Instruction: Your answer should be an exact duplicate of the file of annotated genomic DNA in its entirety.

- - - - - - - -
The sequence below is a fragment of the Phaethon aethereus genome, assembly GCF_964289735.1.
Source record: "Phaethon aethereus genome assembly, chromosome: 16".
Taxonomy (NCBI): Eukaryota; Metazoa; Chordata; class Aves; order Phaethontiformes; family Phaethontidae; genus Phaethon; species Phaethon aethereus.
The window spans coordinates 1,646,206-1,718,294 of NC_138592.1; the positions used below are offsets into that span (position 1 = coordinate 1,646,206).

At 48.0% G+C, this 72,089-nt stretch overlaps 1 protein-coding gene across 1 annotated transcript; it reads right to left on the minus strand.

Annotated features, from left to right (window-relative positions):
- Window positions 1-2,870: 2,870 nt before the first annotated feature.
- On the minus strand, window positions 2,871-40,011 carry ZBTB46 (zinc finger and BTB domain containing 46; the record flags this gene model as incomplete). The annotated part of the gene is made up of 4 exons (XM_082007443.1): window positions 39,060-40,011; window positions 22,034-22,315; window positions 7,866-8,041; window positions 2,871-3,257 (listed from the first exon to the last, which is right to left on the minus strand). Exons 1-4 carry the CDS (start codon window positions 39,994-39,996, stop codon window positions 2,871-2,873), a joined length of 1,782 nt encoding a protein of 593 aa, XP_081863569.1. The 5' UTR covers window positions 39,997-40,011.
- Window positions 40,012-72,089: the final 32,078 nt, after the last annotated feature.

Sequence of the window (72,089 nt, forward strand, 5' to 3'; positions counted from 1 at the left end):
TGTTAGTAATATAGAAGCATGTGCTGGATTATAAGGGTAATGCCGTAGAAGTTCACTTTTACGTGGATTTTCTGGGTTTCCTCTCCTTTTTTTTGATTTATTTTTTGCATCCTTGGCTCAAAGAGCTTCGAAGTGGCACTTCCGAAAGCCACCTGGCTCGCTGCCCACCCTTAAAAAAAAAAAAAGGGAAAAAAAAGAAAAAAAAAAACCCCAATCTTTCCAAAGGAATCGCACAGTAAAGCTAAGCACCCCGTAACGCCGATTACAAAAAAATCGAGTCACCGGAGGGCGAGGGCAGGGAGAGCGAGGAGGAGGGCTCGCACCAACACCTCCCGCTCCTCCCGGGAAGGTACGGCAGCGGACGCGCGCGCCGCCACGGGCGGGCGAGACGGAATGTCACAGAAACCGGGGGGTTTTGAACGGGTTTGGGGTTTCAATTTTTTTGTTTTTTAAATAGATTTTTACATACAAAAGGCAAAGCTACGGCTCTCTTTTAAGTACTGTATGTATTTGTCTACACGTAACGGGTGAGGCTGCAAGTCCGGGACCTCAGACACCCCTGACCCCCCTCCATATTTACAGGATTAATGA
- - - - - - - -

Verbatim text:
The sequence below is a fragment of the Phaethon aethereus genome, assembly GCF_964289735.1.
Source record: "Phaethon aethereus genome assembly, chromosome: 16".
Taxonomy (NCBI): Eukaryota; Metazoa; Chordata; class Aves; order Phaethontiformes; family Phaethontidae; genus Phaethon; species Phaethon aethereus.
The window spans coordinates 1,646,206-1,718,294 of NC_138592.1; the positions used below are offsets into that span (position 1 = coordinate 1,646,206).

At 48.0% G+C, this 72,089-nt stretch overlaps 1 protein-coding gene across 1 annotated transcript; it reads right to left on the minus strand.

Annotated features, from left to right (window-relative positions):
- Window positions 1-2,870: 2,870 nt before the first annotated feature.
- On the minus strand, window positions 2,871-40,011 carry ZBTB46 (zinc finger and BTB domain containing 46; the record flags this gene model as incomplete). The annotated part of the gene is made up of 4 exons (XM_082007443.1): window positions 39,060-40,011; window positions 22,034-22,315; window positions 7,866-8,041; window positions 2,871-3,257 (listed from the first exon to the last, which is right to left on the minus strand). Exons 1-4 carry the CDS (start codon window positions 39,994-39,996, stop codon window positions 2,871-2,873), a joined length of 1,782 nt encoding a protein of 593 aa, XP_081863569.1. The 5' UTR covers window positions 39,997-40,011.
- Window positions 40,012-72,089: the final 32,078 nt, after the last annotated feature.

Sequence of the window (72,089 nt, forward strand, 5' to 3'; positions counted from 1 at the left end):
TGTTAGTAATATAGAAGCATGTGCTGGATTATAAGGGTAATGCCGTAGAAGTTCACTTTTACGTGGATTTTCTGGGTTTCCTCTCCTTTTTTTTGATTTATTTTTTGCATCCTTGGCTCAAAGAGCTTCGAAGTGGCACTTCCGAAAGCCACCTGGCTCGCTGCCCACCCTTAAAAAAAAAAAAAGGGAAAAAAAAGAAAAAAAAAAACCCCAATCTTTCCAAAGGAATCGCACAGTAAAGCTAAGCACCCCGTAACGCCGATTACAAAAAAATCGAGTCACCGGAGGGCGAGGGCAGGGAGAGCGAGGAGGAGGGCTCGCACCAACACCTCCCGCTCCTCCCGGGAAGGTACGGCAGCGGACGCGCGCGCCGCCACGGGCGGGCGAGACGGAATGTCACAGAAACCGGGGGGTTTTGAACGGGTTTGGGGTTTCAATTTTTTTGTTTTTTAAATAGATTTTTACATACAAAAGGCAAAGCTACGGCTCTCTTTTAAGTACTGTATGTATTTGTCTACACGTAACGGGTGAGGCTGCAAGTCCGGGACCTCAGACACCCCTGACCCCCCTCCATATTTACAGGATTAATGA